1. I think we would have to agree to disagree on whether Rizzios sexuality would have featured in a film made five years ago.

        I agree that it is stereotyping to say men are violent and women are not. However this does seem to be how Elizabeth thought.

        A film like this will feature a number of voices all merged and overlapping. It may well be that the writer and director have modern thoughts around gender stereotyping, but their historical subjects do not. The result will be a merging of modern values with historical ones.

        As I said I didn’t necessarily agree with the current situation in terms of what type of actor can play what type of character. As I said (maybe you didn’t see that bit?) I can see it from both sides. For example, if disabled actors are struggling to find work because there aren’t many suitable roles and then a major role of a disabled person is given to someone who isn’t disabled, not because they are the better actor, but just because disabled actors were never considered. Or another example, that disabled kids do not see themselves reflected in society because everyone with important jobs or celebrity jobs is not disabled. You can switch out disablity for any other characteristic.

        You can say this is “totally false”, but I have seen it happen in my workplace! People with under privileged characteristics are less likely to get promoted. I know this in part because I have never had any problem getting promoted! It’s not because the bosses are racist, sexist or whatever, but because they connect best with people who look and sound like they do.

  3. This film has it all. All the boxes are ticked. All that is missing are the wind turbines on the Scottish mountains proving that climate change awareness is centuries old.

    So you actually do have a sense of humour.

  4. I’m from Poland. The Scottish history – especially life of Queen Mary always fascinated me, My first book which I have started reading in English was Mary Queen of Scots written by Antonia Fraser.I saw last month the new film about Queen Mary in cinema and I was very disappointed, finished watch this film after 20 minutes.

  5. It’s hard to argue with someone based on movie preferences but your main complaint seems to be that it is not historically accurate. Which is fair enough, it’s hard to argue that point for this or any other historical movie. The purpose of these movies is to entertain and to make money and in that sense for me it did both, I was entertained in exchange for £13.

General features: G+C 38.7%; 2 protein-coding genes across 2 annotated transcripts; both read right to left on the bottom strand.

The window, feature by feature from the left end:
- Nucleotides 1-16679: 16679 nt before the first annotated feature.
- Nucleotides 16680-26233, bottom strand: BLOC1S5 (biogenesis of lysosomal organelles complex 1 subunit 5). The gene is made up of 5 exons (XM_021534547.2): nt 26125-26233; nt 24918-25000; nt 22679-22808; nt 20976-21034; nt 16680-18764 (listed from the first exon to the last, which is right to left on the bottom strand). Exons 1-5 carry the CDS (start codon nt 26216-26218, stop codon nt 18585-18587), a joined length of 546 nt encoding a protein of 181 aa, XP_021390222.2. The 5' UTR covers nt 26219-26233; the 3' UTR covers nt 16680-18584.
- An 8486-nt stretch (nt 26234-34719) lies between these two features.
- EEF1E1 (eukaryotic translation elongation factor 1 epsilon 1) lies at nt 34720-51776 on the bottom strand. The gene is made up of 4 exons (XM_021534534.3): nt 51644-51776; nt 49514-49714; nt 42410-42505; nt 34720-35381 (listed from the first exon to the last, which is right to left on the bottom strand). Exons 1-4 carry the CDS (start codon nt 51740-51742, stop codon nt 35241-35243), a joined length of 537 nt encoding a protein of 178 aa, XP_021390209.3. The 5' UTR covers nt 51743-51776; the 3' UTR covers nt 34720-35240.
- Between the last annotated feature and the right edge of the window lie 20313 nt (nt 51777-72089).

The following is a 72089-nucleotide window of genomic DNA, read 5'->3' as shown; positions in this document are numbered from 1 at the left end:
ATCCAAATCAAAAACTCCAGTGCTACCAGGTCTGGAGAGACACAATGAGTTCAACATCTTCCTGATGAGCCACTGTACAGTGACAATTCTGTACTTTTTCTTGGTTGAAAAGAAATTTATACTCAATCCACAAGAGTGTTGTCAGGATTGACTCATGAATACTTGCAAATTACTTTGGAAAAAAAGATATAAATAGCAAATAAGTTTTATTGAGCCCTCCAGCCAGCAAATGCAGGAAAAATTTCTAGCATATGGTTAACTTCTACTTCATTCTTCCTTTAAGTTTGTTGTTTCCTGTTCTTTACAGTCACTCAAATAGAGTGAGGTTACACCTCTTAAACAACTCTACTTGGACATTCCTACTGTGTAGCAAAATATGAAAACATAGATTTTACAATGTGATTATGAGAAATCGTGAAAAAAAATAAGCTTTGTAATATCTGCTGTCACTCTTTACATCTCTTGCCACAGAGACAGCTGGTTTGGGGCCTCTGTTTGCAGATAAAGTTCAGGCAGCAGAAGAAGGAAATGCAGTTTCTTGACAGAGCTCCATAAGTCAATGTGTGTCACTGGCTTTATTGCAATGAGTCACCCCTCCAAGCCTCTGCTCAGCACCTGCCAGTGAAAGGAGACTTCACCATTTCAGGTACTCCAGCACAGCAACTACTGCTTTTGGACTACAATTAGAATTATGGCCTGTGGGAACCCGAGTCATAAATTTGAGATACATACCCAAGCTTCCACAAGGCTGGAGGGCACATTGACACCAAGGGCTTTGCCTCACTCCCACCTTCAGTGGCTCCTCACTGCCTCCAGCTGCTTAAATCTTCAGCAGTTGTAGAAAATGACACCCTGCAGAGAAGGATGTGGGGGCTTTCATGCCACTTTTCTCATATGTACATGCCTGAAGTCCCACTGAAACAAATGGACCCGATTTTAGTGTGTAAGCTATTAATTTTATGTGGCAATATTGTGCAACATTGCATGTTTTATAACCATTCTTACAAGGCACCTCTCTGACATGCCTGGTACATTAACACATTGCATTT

I go back to my point from the other post though. Movies like Braveheart and Gladiator, though significantly historically inaccurate, we’re used by early 2000’s Christians as examples of Christian masculinity. Which is fine but likely does not reflect the real life William Wallace or Maximus (if one existed). I therefore don’t think it’s unreasonable that Mary was co-opted by feminism.

    1. Thats not my main complaint. My complaint is creating fake history in order to promote current ideologies. And if any CHristians used Gladiator to promote ‘Christian masculinity’ they are as bad as those who use Mary Queen of Scots to promote 21st Century woke feminism!

      1. But all historical movies, especially those based on events centuries ago, do that to a certain extent. It’s extremely unlikely that your average 13th century Scottish soldier under Wallace would have been thinking of freedom and nationalism as it was portrayed.

        We don’t have an extensive verbatim record of what Mary and Elizabeth said and therefore for a movie it must be created and anytime anything like that is created for the purpose of entertainment, it is bound to let the biases of the author creep in. If you want the nuances and complexities of 16th century Scotland, then I think you’re after a documentary, I’m not sure it makes for an entertaining movie for the masses (though I would love a movie on how Scotland went from a poor backwater country on the edge of Europe to the most literate and educated in Europe largely because of the influence of John Knox).

      2. That Elizabeth and Mary never met – and that this was not an accident, but deliberate policy – is something “entertainment” writers, whether of books, plays, operas or movies, simply can’t cope with, or incorporate in an original manner to their preferred “story”, with its opportunity for a freely-invented dialogue. I recall being revolted at the London Dungeon, not by the execution scene of Elizabeth’s mother (only to be expected) but by the Oprah-style speech the animated exhibit delivered on the scaffold, when in fact we DO have Anne Boleyn’s actual words – which one can imagine all sorts of satiric undertones into – from a contemporary chronicler.
        But then, everyone who’s ever “been in the papers” knows how truth is warped into the shape of a saleable “story” in one or other established mythic form they know will sell – there’s even a site collecting the “tropes” writers use to appeal to various established audience sectors – https://tvtropes.org/. It’s tempting to think that only reports and words that *don’t* make a “good story” – and Anne Boleyn’s scaffold speech, whatever one chooses to read into it, certainly falls short of the epic – are likely to be genuine.